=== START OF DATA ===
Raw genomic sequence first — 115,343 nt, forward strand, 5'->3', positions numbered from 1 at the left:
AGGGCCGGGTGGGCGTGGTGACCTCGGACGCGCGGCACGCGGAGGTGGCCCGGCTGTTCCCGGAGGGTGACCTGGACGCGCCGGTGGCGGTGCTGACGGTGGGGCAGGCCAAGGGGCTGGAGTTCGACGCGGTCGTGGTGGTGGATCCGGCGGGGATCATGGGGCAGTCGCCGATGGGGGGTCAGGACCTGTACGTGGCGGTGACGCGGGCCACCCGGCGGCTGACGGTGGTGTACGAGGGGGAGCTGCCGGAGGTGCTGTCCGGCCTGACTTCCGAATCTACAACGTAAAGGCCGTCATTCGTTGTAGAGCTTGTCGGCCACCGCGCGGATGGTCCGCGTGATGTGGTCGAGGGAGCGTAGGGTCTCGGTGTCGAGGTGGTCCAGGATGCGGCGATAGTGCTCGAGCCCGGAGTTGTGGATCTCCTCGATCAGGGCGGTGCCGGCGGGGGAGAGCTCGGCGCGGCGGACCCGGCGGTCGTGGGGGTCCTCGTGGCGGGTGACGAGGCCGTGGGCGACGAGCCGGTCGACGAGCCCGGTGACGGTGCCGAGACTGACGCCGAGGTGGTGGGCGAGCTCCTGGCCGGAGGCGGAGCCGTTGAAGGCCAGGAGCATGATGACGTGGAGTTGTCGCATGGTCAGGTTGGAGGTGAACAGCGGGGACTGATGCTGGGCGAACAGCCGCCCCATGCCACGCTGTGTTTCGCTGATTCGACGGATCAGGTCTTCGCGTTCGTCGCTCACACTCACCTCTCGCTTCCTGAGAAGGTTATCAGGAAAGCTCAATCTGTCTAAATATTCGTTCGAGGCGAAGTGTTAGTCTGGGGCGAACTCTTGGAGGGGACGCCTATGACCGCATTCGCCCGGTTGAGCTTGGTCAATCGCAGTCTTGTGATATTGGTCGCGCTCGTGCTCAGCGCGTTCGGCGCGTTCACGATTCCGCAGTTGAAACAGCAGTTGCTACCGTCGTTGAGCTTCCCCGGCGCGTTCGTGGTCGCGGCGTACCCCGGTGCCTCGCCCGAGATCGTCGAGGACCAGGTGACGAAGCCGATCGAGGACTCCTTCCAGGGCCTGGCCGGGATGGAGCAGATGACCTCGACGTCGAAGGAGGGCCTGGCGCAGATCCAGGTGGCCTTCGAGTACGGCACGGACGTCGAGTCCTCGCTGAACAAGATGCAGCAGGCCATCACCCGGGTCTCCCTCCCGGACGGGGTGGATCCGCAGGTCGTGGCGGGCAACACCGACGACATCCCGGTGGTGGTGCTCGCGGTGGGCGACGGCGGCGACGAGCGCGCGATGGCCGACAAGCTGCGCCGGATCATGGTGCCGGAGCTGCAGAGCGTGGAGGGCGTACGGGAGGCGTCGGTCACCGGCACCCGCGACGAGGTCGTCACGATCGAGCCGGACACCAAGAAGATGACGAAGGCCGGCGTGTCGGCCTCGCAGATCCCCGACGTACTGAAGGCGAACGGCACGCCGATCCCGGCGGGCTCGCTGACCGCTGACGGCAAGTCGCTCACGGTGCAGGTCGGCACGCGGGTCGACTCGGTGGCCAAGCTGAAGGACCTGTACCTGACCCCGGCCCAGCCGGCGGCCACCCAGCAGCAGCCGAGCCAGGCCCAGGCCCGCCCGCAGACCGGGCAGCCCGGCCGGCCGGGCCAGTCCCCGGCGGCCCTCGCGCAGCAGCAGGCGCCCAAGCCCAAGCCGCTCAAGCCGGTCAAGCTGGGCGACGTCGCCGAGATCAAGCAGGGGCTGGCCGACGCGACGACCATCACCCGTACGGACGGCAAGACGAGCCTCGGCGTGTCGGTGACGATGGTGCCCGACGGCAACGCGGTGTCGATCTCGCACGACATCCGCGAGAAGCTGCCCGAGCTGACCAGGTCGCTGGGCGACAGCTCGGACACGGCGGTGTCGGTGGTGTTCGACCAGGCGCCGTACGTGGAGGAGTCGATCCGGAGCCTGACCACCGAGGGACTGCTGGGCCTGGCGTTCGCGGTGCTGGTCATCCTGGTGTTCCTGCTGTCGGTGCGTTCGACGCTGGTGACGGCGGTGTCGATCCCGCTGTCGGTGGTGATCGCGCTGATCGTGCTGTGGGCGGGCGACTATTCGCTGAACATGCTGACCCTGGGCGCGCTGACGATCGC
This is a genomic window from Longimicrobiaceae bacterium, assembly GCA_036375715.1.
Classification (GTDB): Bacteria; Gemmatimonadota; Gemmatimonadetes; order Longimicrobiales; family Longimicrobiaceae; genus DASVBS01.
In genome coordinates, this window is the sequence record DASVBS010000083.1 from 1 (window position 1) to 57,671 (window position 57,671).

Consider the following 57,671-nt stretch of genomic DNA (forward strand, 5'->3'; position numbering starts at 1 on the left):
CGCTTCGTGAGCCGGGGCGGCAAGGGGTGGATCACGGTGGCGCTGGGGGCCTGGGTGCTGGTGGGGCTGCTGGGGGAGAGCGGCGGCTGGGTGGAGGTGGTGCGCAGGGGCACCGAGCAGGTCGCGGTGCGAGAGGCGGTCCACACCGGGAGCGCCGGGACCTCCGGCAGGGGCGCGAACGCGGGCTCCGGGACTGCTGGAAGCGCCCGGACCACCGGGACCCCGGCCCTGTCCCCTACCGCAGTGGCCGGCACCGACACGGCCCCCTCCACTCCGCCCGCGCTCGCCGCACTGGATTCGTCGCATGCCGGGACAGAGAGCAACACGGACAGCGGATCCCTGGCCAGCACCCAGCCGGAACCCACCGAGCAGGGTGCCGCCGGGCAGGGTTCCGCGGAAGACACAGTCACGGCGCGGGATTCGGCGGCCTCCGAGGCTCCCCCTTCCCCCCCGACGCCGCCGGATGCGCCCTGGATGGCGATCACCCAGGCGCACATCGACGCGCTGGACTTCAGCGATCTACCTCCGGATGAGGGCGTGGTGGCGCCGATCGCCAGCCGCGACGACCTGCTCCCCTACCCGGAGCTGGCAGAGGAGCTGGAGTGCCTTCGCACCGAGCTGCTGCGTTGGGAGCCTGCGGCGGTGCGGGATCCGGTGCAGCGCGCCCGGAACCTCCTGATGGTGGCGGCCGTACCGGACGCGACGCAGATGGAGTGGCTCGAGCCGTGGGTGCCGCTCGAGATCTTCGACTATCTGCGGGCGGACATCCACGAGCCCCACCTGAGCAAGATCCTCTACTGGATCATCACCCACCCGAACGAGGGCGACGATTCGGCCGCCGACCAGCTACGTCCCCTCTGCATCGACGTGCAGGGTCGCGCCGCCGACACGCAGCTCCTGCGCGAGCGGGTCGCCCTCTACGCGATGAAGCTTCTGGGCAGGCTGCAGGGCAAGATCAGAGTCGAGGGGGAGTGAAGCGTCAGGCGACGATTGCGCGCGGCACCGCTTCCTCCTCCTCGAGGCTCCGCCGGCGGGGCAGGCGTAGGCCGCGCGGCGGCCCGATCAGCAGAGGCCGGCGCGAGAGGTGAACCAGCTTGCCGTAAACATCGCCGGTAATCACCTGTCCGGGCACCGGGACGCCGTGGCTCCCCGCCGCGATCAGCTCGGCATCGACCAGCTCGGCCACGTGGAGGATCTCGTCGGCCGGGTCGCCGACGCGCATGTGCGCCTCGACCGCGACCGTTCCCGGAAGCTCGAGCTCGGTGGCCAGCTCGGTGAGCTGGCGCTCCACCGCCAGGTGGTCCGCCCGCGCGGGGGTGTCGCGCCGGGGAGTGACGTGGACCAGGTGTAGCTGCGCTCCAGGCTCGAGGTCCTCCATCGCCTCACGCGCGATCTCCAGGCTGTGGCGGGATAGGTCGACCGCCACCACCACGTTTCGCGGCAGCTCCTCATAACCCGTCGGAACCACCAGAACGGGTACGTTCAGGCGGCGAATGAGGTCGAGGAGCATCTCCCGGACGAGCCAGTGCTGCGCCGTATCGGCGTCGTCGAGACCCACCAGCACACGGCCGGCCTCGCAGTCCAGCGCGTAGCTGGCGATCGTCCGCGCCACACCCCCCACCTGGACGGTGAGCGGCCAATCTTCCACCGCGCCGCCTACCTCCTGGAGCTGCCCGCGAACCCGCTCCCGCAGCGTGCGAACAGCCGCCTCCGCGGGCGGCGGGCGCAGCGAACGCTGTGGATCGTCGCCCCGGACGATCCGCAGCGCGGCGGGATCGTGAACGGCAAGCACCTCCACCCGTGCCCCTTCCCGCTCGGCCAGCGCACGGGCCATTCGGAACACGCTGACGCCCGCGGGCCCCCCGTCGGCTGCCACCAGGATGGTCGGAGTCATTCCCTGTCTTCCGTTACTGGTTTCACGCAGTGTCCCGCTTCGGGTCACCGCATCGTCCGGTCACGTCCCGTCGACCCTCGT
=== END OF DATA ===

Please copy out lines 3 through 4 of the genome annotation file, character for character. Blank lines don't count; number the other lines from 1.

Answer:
This is a genomic window from Longimicrobiaceae bacterium, assembly GCA_036375715.1.
Classification (GTDB): Bacteria; Gemmatimonadota; Gemmatimonadetes; order Longimicrobiales; family Longimicrobiaceae; genus DASVBS01.